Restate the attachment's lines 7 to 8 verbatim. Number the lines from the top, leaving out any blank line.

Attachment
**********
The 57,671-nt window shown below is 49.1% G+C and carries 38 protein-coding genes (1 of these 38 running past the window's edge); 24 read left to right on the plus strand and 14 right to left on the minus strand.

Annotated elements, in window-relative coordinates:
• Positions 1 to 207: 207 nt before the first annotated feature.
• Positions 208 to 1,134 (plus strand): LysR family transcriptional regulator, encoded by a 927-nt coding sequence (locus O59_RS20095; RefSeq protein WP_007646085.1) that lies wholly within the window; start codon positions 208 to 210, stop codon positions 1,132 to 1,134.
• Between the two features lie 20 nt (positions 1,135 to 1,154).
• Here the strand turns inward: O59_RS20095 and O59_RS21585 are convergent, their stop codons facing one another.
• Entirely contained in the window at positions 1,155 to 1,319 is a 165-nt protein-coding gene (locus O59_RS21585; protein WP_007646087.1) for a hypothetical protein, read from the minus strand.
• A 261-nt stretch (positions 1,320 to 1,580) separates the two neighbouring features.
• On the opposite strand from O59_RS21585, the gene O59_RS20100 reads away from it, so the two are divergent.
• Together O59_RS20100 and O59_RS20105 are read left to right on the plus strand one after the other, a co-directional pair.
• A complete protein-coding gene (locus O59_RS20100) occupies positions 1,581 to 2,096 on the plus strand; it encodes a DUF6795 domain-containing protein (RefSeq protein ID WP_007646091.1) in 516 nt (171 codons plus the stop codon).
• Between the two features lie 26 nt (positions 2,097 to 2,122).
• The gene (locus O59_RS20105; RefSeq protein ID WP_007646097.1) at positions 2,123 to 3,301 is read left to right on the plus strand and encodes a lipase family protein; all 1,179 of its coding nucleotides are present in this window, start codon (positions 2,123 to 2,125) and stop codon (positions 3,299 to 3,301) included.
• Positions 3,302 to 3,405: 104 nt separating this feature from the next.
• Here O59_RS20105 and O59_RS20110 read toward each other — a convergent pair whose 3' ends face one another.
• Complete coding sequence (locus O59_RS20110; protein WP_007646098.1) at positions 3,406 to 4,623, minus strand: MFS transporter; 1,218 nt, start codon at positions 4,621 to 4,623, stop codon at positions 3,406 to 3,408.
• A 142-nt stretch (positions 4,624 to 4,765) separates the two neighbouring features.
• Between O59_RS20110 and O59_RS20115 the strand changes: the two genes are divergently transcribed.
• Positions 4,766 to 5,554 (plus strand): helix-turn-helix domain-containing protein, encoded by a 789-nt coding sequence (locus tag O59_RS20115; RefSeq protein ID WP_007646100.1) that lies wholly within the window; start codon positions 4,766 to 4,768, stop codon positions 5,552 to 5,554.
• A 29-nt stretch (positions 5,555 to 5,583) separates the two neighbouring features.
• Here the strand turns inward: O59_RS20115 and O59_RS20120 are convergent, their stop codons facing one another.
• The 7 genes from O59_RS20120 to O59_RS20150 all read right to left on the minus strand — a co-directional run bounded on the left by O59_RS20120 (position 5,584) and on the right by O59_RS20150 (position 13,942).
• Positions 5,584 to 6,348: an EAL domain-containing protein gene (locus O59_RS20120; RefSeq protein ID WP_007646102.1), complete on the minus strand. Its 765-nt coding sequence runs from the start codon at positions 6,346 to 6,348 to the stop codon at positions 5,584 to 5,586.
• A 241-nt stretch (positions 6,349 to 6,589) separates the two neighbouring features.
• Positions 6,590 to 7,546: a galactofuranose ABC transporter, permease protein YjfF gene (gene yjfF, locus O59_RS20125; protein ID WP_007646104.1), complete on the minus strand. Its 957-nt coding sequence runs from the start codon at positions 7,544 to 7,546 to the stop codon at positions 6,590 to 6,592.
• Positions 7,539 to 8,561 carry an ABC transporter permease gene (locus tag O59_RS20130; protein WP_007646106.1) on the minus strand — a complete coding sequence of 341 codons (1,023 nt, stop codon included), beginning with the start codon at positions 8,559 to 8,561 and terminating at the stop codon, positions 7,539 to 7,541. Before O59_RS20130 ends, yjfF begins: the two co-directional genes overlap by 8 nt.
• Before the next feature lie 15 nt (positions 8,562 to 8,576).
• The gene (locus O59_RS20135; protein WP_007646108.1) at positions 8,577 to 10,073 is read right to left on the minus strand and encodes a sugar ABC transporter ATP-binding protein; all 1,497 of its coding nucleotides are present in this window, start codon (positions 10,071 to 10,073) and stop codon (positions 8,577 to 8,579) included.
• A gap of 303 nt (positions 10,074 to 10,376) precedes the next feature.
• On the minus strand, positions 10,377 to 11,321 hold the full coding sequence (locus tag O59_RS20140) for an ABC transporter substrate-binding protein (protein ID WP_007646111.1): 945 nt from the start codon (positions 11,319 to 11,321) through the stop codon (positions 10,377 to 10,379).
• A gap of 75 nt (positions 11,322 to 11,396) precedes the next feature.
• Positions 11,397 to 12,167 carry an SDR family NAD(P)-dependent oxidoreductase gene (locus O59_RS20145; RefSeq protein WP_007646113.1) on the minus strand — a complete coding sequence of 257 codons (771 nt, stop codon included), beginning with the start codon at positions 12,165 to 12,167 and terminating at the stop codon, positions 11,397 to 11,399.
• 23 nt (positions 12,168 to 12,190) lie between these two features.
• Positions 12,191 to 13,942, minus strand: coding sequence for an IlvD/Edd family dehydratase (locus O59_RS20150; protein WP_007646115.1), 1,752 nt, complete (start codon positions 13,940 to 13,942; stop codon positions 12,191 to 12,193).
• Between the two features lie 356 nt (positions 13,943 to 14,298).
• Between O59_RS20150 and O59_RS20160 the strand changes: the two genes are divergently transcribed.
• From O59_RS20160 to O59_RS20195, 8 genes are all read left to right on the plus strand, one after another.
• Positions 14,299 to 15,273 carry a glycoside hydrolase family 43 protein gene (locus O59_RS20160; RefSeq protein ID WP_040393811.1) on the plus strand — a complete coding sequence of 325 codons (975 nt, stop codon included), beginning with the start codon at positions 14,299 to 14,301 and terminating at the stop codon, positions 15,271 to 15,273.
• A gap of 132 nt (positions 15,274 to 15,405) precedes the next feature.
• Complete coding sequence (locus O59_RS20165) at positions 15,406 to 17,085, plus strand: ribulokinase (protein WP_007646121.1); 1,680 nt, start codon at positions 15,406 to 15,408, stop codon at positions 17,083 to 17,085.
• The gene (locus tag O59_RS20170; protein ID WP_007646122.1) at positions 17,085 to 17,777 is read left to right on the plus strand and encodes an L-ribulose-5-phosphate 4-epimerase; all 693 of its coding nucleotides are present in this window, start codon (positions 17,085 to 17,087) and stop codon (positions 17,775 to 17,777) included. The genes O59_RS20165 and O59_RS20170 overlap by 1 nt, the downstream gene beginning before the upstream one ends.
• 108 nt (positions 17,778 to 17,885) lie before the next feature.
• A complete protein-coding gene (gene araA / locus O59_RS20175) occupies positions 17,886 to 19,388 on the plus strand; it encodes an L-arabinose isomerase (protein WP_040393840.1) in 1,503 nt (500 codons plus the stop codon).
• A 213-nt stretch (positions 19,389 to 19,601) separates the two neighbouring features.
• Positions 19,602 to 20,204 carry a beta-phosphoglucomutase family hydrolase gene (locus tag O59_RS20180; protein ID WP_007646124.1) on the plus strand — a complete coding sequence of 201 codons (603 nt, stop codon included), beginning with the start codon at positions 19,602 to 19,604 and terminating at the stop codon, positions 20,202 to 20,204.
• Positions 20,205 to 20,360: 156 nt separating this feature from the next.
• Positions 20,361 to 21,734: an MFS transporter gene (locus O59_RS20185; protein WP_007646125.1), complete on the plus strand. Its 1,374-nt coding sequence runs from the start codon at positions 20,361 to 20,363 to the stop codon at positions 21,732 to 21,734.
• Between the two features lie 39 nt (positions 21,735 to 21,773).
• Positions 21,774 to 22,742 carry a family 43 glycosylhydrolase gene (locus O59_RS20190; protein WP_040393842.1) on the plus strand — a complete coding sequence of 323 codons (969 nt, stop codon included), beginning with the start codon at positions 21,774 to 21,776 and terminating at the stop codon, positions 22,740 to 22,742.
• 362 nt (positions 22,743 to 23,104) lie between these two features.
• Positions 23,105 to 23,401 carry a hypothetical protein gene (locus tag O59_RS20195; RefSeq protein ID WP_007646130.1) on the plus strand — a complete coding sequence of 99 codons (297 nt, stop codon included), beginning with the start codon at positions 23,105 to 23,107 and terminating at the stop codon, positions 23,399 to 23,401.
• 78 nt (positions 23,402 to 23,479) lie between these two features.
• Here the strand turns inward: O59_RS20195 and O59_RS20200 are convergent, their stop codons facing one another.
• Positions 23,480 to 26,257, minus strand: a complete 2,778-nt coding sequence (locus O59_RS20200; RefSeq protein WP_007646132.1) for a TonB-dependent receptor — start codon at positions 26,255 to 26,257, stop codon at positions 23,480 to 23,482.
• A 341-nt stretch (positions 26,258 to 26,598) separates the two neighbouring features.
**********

• Entirely contained in the window at positions 1,155 to 1,319 is a 165-nt protein-coding gene (locus O59_RS21585; protein WP_007646087.1) for a hypothetical protein, read from the minus strand.
• A 261-nt stretch (positions 1,320 to 1,580) separates the two neighbouring features.